We’ve always kicked around crazy ideas, not fully committing head space to anyone one in particular, just dreaming about possibilities and scenarios.
“What if we built one of those container homes? What if we downsized, home-schooled and just traveled a lot more? What if we sold our house and moved to Costa Rica and ran a B&B? What if we lived in an RV and traveled the US?”
It’s fun to dream. It’s safe. There’s no consequences, other than a lack of actual productivity for an hour or so. But dreams without action aren’t much of anything at all. They’re just future regrets.
But now we’ve moved into focused dreaming, with a healthy dose of intent maybe? We’re past the “What-If” stage and onto the “holy crap I really think we’re going to do this, let’s start planning” stage. But of course each morning since we honed in on this one concept in particular I’ll waver between excitement and mid-level anxiety. Part of me believes we can do it while the other part fights against my brain retreating to safe mode.
So what did we actually commit to? We’ve committed… to planning… on selling our house (or leasing it out for a year), home-schooling our kids on the road, and living out of a travel trailer (or 5th Wheel). Planning is my brain’s way of committing, but not committing committing just yet.
Before I go any further I’m compelled to admit that, no, we don’t currently own a travel trailer, nor have we ever owned anything of the sort. No, we don’t have a truck to tow one with. And no, we don’t know the first thing about, well, any of this. Hell I don’t even like camping all that much. But I do know I’ll regret not taking a chance. I’ll regret sitting around waiting for something to happen. And I’ve been waiting for a long time for something, anything, to magically happen.
For some, a decision like this may seem weird, or rash, or reckless. Or all three. It’s not what you’re “supposed to do”, right? It’s not the American Dream. What you’re supposed to do is get married, buy a house, have kids, collect stuff, buy a bigger house, maybe have more kids, collect more stuff, build a big ol’ dream house, send your kids out into the world, and ultimately get old and downsize to a condo. That’s always struck me as incredibly odd. We spend our entire lives acquiring stuff and putting it into larger and larger boxes until we’re too old to move our stuff around inside our large box and finally get rid of our stuff and opt for a smaller, more manageable box until ultimately we end up in a tiny box with no stuff at all. I’ve never been comfortable with that, even as I worked tirelessly toward that exact goal myself. There’s always been that constant voice in my head along the way telling me it’s all for nothing. What’s the point?! You’re wasting your life! “Vanity of vanities,” King Soloman says in Ecclesiastes 1:2, “all is vanity.”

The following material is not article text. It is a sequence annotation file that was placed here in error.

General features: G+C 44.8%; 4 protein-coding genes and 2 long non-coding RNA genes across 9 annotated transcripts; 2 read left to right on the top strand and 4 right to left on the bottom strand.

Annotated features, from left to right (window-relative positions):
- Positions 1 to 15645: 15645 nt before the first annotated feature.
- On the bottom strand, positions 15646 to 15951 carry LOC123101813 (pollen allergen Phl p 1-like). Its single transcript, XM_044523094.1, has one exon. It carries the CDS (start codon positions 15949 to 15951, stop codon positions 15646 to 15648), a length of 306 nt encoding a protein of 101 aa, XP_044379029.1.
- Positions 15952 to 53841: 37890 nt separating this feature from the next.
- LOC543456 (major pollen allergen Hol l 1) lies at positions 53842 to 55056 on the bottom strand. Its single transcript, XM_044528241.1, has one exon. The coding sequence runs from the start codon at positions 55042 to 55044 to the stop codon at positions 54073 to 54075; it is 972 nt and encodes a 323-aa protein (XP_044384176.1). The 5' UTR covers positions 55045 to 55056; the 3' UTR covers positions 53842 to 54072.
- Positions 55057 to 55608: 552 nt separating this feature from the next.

“Then I looked on all the works that my hands had done and on the labor in which I toiled; and indeed all was vanity and grasping for the wind. There was no profit under the sun.” – Ecclesiastes 2:11.
It’s no small coincidence that I’m reading Ecclesiastes at right now. It never ceases to amaze me how He speaks truth into our hearts at the precise moment we need it.
For me this decision feels like relief…like a weight has been (or is being) lifted. I’ve come to realize that I feel more alive when life is more simple. I don’t need, or want, “stuff” and I don’t need a whole lot of space. Certainly not the 3,000 square feet we currently occupy. Of that space we really only use about 1/4 of it anyway, and could easily live with less still. We’ve grown so tired of maintaining a house, a yard and everything else that goes with it. It’s a never ending cycle that feels so unnecessary. Aimee and I have always said we could live in a hotel room. This one would just have wheels. But unfortunately no maid service.
So here we are, week one-ish, doing more research than anything else. Reading blog after blog of the surprisingly large number of people who have done this very thing. Exploring all the makes and models and pros and cons of travel trailers, 5th wheels, and trucks. Calculating potential expenses. Picking up tips on where to go and where to stay. Researching home schooling methods. And unloading crap. Lots of crap. I’ve already made two trips to Goodwill and have started posting miscellaneous stuff on Craigslist. It’s all very liberating. I LOVE unloading crap!
Our timeline is tentative, but not really. Aimee would leave tomorrow if we could. Since our boys’ 2015-2016 school tuition is already paid in full, we figure we’ll let the boys start and finish 4th grade in St. Louis, have their summer vacation here with their friends, then take off when everyone goes back to school. That gives us a little over a year to plan, or chicken out. Something tells me Aimee won’t let the latter happen. But a year is a really long time to contemplate a major life decision like this. We’ll need to be strong to make it to the finish line. Or rather, the starting line. But fortunately for us, one of us always seems to be strong when the other can’t find it for a time.
As far as work goes we both work in sales, exclusively from home now, with about 95% off all communication done via email. So as long as we have internet, we’re good to go. Will my sales drop a little? Possibly. But my expenses should drop exponentially. Less money, more freedom? I’ll take that trade.
So we have a TON to figure out. And we have some crazy ideas to turn this crazy idea of ours into reality. It’s given me a reason to write again, and I’m hoping to capture these ideas, our decisions and our discoveries along the way. So join us on this journey. We’re going to need all the support we can get!
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